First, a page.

OK, so you want to have a baby. Your chances of succeeding are excellent: About 85 percent of all couples who try to conceive will do so within one year. (After one year, couples are considered infertile.) Twenty to 22 percent will get pregnant within the first month of trying. There are some obvious rules to this game. The first is that you and your partner need to have sexual intercourse, with the penis in the vagina. The penis must ejaculate inside the vagina, depositing sperm near the cervix, the mouth of the uterus. In addition, intercourse must occur at or around the time of ovulation. There are also a lot of misconceptions and old wives' tales surrounding this issue. For example, it is not necessary for the woman to achieve orgasm in order for conception to occur, according to Paul A. Bergh, M.D., an assistant professor of obstetrics and gynecology in the Division of Reproductive Endocrinology at Mount Sinai Medical Center in New York. Bergh explains that the fallopian tubes, the tubes that carry the egg from the ovary to the uterus, actually draw the sperm inside, coaxing them to unite with the egg. This occurs with or without orgasm, he says. The following tips will help increase your chances of getting pregnant. Also refer to "When and Why to Seek Help" for a list of conditions that should prompt you to see a doctor before your year of trying is over. Good luck!
Get a physical.
Before spending a year trying to get pregnant, it's a good idea to have a thorough physical examination, according to Sanford M. Markham, M.D., an assistant professor of obstetrics and gynecology at Georgetown University Medical Center in Washington, D.C. "Make sure that there aren't any physical problems, such as masses or cysts in the pelvic area," he says. "Your doctor should also treat any low-grade vaginal infections that you might have. He or she should also check for sexually transmitted diseases." Other conditions that can interfere with pregnancy are ovarian cysts, fibroids, and endometriosis, an inflammation of the lining of the uterus, Markham says.
Have sex around the time of ovulation.
The woman's egg is capable of being fertilized for only 24 hours after it is released from the ovary, according to Richard J. Paulson, M.D., an associate professor of obstetrics and gynecology and director of the In Vitro Fertilization Program at the University of Southern California School of Medicine in Los Angeles. The man's sperm can live for between 48 and 72 hours in the woman's reproductive tract. Since sperm and egg must come together for an embryo to be created, a couple must try to have sex at least every 72 hours around the time of ovulation (see Extra! Extra! - "Methods of Ovulation Prediction") in order to hit the mark, Paulson says. "Every 48 hours is even better," he says. However, he adds, the man should not ejaculate more frequently than once in 48 hours, since that may bring his sperm count down too low for fertilization.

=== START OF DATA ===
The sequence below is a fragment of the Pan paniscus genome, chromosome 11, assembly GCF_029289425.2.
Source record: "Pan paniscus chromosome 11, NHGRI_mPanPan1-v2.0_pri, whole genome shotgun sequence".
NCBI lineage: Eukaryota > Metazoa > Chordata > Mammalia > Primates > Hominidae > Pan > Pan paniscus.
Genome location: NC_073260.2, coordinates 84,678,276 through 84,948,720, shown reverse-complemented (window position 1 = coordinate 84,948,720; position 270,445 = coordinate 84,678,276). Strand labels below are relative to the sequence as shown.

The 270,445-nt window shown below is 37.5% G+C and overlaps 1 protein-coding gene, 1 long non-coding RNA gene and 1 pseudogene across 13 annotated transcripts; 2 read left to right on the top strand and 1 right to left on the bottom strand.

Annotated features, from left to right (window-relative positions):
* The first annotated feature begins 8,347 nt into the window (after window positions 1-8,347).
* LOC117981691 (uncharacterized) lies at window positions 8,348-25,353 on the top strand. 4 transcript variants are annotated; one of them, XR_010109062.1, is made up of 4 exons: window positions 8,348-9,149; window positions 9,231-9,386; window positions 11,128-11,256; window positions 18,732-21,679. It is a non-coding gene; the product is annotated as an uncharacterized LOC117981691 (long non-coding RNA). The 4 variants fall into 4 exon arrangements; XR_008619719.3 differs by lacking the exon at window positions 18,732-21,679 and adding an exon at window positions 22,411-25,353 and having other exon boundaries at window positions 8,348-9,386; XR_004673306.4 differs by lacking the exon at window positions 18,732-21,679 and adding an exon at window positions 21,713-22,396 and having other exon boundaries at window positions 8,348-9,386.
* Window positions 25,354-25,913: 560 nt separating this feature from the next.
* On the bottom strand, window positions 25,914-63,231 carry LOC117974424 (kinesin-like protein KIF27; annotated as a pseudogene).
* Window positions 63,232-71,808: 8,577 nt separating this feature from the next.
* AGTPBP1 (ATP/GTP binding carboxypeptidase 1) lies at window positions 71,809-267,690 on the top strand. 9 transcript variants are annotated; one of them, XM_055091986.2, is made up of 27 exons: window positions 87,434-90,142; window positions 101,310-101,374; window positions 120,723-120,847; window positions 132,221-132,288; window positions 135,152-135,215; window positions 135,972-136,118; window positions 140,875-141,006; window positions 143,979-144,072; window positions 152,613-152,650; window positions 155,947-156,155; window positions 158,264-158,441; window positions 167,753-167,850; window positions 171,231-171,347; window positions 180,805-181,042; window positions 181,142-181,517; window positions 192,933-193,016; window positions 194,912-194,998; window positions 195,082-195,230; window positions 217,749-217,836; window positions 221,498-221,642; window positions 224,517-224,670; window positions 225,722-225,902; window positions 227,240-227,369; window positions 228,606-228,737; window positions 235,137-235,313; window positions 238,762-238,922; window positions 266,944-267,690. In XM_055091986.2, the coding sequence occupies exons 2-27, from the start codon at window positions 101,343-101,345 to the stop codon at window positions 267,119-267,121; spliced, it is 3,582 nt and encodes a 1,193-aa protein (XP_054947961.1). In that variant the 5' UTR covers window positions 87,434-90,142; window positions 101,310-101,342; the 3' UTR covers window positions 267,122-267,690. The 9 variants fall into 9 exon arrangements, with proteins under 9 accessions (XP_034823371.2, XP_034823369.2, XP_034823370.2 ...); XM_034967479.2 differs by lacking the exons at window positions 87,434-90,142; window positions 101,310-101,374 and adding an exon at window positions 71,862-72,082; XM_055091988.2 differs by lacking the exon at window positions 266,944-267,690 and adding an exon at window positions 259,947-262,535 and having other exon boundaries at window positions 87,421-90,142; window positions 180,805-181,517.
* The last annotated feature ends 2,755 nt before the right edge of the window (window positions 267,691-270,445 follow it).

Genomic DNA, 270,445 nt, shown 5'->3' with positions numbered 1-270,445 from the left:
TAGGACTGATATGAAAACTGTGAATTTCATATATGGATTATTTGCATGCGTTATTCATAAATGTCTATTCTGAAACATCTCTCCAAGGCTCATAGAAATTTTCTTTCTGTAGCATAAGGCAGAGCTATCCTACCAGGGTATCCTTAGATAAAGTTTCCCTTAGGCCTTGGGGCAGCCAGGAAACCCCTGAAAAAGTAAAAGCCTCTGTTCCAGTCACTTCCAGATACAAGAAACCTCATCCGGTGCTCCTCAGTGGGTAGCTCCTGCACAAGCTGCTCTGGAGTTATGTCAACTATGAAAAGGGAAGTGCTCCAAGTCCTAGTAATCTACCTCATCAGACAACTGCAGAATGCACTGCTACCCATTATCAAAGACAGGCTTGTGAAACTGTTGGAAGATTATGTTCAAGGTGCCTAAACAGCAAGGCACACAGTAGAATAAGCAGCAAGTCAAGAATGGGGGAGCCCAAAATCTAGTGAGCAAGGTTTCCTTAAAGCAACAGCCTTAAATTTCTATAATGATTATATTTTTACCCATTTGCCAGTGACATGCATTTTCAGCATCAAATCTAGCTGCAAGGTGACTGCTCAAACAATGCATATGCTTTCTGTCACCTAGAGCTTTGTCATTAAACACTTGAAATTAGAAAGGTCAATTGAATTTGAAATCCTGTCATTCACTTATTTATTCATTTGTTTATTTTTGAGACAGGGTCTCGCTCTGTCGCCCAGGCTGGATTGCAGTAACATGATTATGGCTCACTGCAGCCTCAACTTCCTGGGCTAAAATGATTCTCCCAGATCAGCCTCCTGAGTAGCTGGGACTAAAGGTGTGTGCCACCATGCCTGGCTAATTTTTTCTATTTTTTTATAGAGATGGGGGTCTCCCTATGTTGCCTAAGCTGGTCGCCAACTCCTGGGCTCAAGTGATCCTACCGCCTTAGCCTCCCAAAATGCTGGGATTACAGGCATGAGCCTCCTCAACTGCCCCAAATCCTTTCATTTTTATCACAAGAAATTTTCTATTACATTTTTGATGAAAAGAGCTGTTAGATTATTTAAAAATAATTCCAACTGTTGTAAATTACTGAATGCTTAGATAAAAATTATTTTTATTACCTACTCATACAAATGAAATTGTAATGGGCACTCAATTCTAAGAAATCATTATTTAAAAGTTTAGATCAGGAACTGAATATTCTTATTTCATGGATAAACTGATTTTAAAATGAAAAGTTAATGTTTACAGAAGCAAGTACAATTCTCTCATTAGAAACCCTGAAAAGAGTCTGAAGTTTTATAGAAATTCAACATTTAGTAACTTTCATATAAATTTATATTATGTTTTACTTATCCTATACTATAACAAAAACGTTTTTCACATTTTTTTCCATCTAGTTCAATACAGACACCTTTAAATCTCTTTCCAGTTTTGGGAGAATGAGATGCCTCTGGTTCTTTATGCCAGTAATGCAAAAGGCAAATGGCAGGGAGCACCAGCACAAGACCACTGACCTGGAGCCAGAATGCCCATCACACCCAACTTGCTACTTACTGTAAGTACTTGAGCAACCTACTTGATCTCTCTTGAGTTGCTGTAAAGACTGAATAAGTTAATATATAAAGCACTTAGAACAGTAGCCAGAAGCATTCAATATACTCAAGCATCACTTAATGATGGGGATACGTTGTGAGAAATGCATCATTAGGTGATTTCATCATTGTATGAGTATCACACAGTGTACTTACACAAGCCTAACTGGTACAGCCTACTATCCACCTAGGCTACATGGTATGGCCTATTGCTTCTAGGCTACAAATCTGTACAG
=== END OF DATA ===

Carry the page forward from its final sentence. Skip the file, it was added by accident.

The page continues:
Men should ejaculate every two to three days.
Along with the advice to have sex no more often than once every 48 hours, men should also try to ejaculate at least once every two to three days throughout the month, says Bergh. Men need to keep ejaculating to keep up their sperm supply, he adds.
Maintain a healthy lifestyle.
The best way to enhance your chances of getting pregnant is to maintain an all-around healthy lifestyle. This goes for both men and women, says William C. Andrews, M.D., executive director of the American Fertility Society and professor of obstetrics and gynecology at Eastern Virginia Medical School in Norfolk. "A healthy lifestyle will also help ensure the quality of your offspring," Andrews says.
Try to eliminate stress.
"There is little doubt that severe stress will interfere with reproductive function," says Paulson. "At the simplest level, stress will take away your libido. At the extreme, the woman may stop menstruating. Although studies in men are lacking, it is quite likely that a similar effect may occur."
Keep the testicles cool.
Exposure to extreme heat can be the death of sperm--literally. (That's why the testicles are outside of the body--to keep them cool.) Bergh's advice for maintaining the proper temperature is to wear boxer shorts (if you find them comfortable) and to avoid hot tubs and whirlpools. Taxicab and truck drivers will benefit from the use of a beaded seat mat that allows air to circulate. "There was an old Indian fertility ritual where the men used to dip their testicles in cold water," says Bergh. "They had the right idea." Varicose veins in the testicles can also interfere with temperature regulation. If you have these, see a urologist, Bergh suggests.
Take your time in bed.
It's not a bad idea for women to stay lying down for half an hour after sex, to minimize any leakage of sperm from the vagina, says Markham. Although staying in bed for a while may not make a tremendous amount of difference (sperm are strong swimmers), it certainly can't hurt. "Just stay in bed and take it easy," he says.